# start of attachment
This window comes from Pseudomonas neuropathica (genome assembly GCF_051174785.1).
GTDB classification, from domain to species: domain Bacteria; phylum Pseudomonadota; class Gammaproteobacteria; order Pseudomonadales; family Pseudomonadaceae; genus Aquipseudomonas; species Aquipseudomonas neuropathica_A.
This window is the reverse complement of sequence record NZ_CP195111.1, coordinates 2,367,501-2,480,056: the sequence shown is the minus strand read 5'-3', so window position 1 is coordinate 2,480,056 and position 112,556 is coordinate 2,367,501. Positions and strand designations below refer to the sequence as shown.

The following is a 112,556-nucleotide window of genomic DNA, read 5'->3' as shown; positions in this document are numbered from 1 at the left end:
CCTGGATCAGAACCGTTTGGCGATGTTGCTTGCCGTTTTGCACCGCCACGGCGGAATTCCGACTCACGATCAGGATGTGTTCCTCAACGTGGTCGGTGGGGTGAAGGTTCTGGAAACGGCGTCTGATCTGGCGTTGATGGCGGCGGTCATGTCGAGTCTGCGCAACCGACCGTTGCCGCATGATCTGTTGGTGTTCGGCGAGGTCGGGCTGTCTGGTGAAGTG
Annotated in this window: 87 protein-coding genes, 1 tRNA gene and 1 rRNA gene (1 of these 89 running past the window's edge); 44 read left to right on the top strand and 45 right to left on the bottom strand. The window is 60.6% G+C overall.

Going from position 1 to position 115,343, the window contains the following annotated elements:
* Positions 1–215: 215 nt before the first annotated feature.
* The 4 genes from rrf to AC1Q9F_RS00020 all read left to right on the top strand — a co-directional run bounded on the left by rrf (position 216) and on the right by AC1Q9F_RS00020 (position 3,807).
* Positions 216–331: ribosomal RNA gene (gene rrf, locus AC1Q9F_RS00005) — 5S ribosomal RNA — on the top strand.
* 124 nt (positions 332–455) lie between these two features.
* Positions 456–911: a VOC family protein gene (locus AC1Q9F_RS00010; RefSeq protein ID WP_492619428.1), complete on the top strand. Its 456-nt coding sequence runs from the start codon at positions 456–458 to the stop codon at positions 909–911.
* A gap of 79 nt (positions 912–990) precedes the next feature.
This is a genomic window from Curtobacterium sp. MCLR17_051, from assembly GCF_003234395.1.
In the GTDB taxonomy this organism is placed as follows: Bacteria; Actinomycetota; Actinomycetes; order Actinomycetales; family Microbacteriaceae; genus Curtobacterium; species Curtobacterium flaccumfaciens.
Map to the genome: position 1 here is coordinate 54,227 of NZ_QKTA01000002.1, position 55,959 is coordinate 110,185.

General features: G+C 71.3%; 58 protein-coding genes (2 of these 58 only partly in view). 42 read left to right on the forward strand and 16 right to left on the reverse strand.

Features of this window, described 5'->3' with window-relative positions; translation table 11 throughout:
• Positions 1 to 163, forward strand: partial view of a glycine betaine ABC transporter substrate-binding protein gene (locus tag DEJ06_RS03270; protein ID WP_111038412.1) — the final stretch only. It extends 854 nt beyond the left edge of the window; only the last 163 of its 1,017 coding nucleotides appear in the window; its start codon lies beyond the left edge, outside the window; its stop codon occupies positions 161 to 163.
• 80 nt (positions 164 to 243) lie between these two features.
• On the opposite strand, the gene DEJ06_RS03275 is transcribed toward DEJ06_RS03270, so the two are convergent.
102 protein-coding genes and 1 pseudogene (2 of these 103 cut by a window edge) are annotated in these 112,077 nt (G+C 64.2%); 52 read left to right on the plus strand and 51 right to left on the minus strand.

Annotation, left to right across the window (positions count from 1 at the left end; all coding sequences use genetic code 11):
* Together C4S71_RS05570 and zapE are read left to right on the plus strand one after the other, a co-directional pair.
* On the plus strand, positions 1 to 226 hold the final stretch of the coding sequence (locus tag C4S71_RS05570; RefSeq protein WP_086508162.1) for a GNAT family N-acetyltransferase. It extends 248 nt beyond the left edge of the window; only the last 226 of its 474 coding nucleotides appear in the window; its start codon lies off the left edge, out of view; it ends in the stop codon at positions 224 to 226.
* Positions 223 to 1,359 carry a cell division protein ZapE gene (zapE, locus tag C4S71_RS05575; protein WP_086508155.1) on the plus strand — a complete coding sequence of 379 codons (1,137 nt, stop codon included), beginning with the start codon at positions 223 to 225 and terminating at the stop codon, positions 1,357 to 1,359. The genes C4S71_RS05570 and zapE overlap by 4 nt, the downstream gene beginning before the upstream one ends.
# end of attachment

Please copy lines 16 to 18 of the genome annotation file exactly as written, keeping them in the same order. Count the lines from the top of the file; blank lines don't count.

Map to the genome: position 1 here is coordinate 54,227 of NZ_QKTA01000002.1, position 55,959 is coordinate 110,185.

General features: G+C 71.3%; 58 protein-coding genes (2 of these 58 only partly in view). 42 read left to right on the forward strand and 16 right to left on the reverse strand.

Features of this window, described 5'->3' with window-relative positions; translation table 11 throughout: